Four months ago, we had an offer on a new-construction house, but the process ended up taking much longer than expected, so we waited. And waited. My nausea had finally subsided, but now I was hit with incredible exhaustion. We grew to find routine in my girls eating Trader Joe’s GF waffles and watching an hour or two of Amazon Prime kid shows on the iPad. They made sure Justus was fed and I usually got some extra sleep this way. I continued to pray for a full week of feeling good, but it didn’t happen. On the days I felt well, I tried to do fun outings with them…wherever it was cool enough. 🙂
Three months ago, we were still waiting to move, which is not the most pleasant ordeal to walk through while in the third trimester. Again, I continued to pray for a full week of good days, but they never came. Thankfully, I was no longer dealing with nausea, but the fatigue hit me like never before at this point in pregnancy. I had a lot on my “to do” list to do before baby, but realistically had to choose to wait until after we moved.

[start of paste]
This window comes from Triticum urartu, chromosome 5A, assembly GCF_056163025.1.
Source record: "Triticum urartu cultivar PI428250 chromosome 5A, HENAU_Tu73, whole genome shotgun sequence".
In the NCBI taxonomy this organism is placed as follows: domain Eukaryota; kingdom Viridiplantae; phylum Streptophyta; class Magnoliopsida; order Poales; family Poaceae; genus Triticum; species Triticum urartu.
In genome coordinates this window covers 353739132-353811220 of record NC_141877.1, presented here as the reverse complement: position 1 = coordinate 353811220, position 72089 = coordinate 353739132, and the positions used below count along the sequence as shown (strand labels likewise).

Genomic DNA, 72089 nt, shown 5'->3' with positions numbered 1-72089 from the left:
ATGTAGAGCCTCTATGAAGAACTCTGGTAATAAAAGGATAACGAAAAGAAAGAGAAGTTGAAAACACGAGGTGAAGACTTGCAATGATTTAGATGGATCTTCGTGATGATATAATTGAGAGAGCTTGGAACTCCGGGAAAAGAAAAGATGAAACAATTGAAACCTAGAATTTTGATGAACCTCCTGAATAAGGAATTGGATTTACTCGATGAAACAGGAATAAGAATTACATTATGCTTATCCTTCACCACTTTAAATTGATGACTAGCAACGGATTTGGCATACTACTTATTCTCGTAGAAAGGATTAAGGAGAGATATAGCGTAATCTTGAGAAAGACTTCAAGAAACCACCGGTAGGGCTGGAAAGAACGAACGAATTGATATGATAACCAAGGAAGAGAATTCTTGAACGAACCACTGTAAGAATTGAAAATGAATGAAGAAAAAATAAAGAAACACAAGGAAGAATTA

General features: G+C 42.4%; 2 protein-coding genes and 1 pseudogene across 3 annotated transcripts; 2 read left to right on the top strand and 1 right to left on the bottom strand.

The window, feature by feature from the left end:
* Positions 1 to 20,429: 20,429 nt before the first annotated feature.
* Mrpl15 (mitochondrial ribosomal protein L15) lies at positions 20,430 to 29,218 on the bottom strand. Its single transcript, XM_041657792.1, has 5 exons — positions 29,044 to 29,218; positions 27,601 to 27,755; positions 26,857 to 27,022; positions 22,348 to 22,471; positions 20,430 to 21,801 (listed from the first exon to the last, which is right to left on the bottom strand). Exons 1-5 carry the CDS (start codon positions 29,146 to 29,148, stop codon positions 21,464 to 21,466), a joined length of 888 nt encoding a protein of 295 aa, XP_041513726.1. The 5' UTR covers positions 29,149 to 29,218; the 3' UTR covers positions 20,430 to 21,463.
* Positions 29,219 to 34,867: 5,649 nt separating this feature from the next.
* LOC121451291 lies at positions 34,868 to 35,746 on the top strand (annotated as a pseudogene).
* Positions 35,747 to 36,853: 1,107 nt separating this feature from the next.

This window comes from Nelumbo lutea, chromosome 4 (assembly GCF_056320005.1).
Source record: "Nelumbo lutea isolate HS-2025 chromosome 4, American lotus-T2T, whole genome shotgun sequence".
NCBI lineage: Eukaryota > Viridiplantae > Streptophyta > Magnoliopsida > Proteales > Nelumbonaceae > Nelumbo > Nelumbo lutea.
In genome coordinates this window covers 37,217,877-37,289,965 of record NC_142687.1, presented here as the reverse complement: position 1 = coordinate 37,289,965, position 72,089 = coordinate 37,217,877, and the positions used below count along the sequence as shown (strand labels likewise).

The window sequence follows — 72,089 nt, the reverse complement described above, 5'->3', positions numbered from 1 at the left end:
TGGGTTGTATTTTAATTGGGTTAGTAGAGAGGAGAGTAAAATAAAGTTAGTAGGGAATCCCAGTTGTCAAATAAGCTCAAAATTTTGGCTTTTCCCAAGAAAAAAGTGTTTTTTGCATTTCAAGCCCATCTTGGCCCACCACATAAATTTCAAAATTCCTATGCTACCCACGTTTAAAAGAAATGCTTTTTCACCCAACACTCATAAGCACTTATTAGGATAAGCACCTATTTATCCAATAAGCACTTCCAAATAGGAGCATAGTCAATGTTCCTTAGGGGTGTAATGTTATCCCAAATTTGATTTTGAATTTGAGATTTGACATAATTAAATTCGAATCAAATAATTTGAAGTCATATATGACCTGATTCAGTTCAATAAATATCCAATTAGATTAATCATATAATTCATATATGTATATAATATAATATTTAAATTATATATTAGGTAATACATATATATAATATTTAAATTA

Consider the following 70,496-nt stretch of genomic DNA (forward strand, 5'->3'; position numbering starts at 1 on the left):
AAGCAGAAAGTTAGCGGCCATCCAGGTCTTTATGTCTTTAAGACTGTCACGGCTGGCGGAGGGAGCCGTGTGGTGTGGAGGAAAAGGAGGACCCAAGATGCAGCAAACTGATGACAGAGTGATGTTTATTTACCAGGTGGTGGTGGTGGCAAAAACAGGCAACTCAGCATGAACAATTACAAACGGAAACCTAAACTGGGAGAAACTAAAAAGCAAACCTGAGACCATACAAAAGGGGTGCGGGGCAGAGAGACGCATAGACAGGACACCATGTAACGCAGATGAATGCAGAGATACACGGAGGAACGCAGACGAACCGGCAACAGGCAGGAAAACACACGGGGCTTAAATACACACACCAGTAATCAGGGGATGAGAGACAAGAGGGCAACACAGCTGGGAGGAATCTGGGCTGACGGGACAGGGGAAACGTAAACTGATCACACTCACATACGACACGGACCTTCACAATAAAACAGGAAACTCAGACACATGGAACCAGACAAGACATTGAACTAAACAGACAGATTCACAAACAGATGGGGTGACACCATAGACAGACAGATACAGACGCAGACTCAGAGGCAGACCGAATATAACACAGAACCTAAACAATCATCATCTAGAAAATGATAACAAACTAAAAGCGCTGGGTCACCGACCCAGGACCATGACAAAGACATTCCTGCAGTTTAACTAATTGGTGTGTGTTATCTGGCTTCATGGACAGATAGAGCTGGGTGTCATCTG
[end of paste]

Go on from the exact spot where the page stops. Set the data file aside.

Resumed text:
Two months ago, we finally moved into our new place, and the energy I thought was returning soon ebbed into sheer exhaustion. Not much got done, other than settling into new routines. We did a DIY-move, and are very thankful for the help of a few friends as we did so. Thankfully we moved into a house that was a bit of an upgrade, and so those elements definitely helped as we settled in. Since he was saving up time for post-baby, Daniel didn’t take off any work time through this time, which likely contributed to a little of our tiredness.
One month ago, life took some unexpected turns. My SPD (symphysis pubis dysfunction) had worsened, making it difficult to walk first thing in the morning. A few days later, Daniel headed to a local urgent care for chest pain, and they wanted him to take an ambulance to the Emergency Room. He was able to sign a waiver to drive himself, but ended up spending the day in the hospital, where they ruled out a heart attack/stroke. He came home, but the next afternoon took a turn for the worse. His fever quickly wiped him out, and he slept all but a few hours over the course of the next three days, when he began to recover, albeit much more slowly than expected.